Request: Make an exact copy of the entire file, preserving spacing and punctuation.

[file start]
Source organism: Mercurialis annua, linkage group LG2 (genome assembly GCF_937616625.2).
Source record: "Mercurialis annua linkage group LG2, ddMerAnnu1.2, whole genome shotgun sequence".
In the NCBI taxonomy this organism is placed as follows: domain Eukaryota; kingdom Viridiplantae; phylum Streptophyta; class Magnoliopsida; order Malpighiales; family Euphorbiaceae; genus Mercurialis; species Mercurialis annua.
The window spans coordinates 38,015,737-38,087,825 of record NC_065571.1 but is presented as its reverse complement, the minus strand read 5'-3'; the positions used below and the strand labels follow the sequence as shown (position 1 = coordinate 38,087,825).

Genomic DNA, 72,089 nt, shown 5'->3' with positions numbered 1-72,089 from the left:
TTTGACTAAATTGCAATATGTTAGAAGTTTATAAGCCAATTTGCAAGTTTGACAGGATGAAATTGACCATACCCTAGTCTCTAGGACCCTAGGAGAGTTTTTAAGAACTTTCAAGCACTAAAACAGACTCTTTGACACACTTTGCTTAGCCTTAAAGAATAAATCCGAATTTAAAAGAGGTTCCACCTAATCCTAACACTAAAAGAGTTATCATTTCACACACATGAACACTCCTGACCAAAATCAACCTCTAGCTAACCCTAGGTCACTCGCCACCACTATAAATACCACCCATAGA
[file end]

Source organism: Mercurialis annua, linkage group LG2 (genome assembly GCF_937616625.2).
Source record: "Mercurialis annua linkage group LG2, ddMerAnnu1.2, whole genome shotgun sequence".
In the NCBI taxonomy this organism is placed as follows: domain Eukaryota; kingdom Viridiplantae; phylum Streptophyta; class Magnoliopsida; order Malpighiales; family Euphorbiaceae; genus Mercurialis; species Mercurialis annua.
The window spans coordinates 38,015,737-38,087,825 of record NC_065571.1 but is presented as its reverse complement, the minus strand read 5'-3'; the positions used below and the strand labels follow the sequence as shown (position 1 = coordinate 38,087,825).

Genomic DNA, 72,089 nt, shown 5'->3' with positions numbered 1-72,089 from the left:
TTTGACTAAATTGCAATATGTTAGAAGTTTATAAGCCAATTTGCAAGTTTGACAGGATGAAATTGACCATACCCTAGTCTCTAGGACCCTAGGAGAGTTTTTAAGAACTTTCAAGCACTAAAACAGACTCTTTGACACACTTTGCTTAGCCTTAAAGAATAAATCCGAATTTAAAAGAGGTTCCACCTAATCCTAACACTAAAAGAGTTATCATTTCACACACATGAACACTCCTGACCAAAATCAACCTCTAGCTAACCCTAGGTCACTCGCCACCACTATAAATACCACCCATAGA